Over the past few years our ability to build three dimensional computer models for the built environment has increased significantly. These models are now able to help the public and private sectors to better understand the issues associated with a range of development issues including climate change and to develop strategies to help adapt to the changes. Historic towns can be more vulnerable to the impact of climate change and therefore they need to develop specific strategies and action plans.
Over the past decade Arup have developed several computer models for use in defining and analysing urban developments. An early example of this was for Ancoats Village in Manchester - the birthplace of the Industrial Revolution; an area with a rich heritage and several important buildings. We were commissioned in 2000 to develop a 3D computer model of the entire area in order to provide an accurate and reliable tool to plan the regeneration of the area. The model has won awards at both the regional and national Town Planning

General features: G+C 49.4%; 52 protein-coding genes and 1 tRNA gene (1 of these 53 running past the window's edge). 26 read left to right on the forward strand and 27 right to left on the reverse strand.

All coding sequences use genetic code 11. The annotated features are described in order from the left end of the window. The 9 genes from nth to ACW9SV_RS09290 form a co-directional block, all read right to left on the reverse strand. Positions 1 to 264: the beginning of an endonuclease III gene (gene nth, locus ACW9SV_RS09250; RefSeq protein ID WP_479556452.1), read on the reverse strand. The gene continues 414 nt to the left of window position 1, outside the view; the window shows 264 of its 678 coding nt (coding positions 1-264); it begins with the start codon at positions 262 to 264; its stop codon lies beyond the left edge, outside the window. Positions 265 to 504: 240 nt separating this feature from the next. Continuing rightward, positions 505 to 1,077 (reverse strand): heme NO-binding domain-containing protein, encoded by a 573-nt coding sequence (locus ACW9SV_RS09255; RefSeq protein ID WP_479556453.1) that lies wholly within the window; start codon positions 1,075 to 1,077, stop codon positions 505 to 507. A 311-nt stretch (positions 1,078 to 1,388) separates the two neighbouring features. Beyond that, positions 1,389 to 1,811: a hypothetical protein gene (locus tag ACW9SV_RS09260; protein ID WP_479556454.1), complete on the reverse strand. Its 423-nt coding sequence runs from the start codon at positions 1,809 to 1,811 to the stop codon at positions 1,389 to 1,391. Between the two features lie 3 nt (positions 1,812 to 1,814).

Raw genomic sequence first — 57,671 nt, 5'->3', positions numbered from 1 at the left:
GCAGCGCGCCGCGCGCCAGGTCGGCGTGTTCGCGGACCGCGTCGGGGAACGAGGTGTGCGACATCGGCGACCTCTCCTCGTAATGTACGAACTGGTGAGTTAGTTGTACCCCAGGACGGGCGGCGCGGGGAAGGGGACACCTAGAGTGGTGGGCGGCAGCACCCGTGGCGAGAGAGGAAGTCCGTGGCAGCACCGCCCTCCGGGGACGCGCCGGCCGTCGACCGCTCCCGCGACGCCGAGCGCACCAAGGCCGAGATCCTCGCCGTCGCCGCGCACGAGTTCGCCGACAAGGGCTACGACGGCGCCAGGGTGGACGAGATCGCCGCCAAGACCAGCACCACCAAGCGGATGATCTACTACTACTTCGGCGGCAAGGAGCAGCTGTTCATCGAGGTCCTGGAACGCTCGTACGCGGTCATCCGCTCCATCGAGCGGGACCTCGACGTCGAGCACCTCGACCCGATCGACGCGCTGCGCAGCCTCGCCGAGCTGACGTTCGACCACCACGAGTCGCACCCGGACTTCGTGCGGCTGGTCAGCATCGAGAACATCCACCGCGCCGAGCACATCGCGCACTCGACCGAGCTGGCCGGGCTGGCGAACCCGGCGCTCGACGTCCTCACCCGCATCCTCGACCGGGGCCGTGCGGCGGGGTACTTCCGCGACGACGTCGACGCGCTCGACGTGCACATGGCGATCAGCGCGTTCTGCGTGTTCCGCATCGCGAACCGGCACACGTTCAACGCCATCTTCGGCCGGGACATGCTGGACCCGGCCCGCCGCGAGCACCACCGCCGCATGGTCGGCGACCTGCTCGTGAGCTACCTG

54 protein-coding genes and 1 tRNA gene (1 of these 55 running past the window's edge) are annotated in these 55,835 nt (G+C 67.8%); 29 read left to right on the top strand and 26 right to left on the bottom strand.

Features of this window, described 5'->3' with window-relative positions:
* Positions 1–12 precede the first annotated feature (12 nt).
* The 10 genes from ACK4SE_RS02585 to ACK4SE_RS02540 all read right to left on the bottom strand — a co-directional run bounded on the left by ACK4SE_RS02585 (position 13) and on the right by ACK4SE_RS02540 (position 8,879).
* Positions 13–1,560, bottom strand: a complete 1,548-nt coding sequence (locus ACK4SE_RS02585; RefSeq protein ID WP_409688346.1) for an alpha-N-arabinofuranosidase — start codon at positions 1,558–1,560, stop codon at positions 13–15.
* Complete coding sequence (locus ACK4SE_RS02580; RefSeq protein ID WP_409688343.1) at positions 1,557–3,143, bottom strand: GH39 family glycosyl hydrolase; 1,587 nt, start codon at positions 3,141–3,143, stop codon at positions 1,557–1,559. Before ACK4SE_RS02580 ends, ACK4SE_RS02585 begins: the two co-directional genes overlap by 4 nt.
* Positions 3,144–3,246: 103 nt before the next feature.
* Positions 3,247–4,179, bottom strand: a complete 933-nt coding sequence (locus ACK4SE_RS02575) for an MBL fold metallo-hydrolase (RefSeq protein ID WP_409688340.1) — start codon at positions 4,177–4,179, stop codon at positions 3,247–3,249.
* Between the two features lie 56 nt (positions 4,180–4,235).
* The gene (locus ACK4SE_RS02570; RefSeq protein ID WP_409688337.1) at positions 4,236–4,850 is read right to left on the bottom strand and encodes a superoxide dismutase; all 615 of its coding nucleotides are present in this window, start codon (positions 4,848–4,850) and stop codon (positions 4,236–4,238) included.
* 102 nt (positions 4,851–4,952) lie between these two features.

Institute. The site can be viewed on www.auvc.co.uk. Another example is the model built for Northwich; this is a town which has had a history of flooding. In 2005 we were commissioned by Northwich Vision to build a 3D computer model. Like the Ancoats model this was a model which could be navigated using games technology. The Northwich model can show in real time the impact on the town and the buildings of different flood return periods. It has been used to demonstrate to the community how the town would be affected by flooding over time. On a larger scale we have also modelled almost five thousand buildings in Manchester.
As well as being able to model buildings externally we can also use the same technology to create very accurate models of building interiors. The technique used was developed by the military and is capable of surveying and modelling very detailed internal and external features. We have recently modelled the historic Harpurhey Baths. The model will be used to accurately survey the historic features of the building and to plan and design the refurbishment of the baths.
We have very recently launched an Existing Buildings Survival Strategies guide. The guide provides almost two hundred intervention actions which building owners can consider and adopt. The financial consequences of these actions in terms of capital investment and return can then be modelled.
We have also developed a model for measuring CO 2 emissions from vehicles. The model measures change in CO 2 concentration for different transport model splits.
Finally, it is worth noting that it is not just the building and public realm that need to be taken into account when considering climate change. Many towns and cities take their supporting infrastructure for granted, particularly when it is out of sight. In the future we will not be able to take our infrastructure for granted.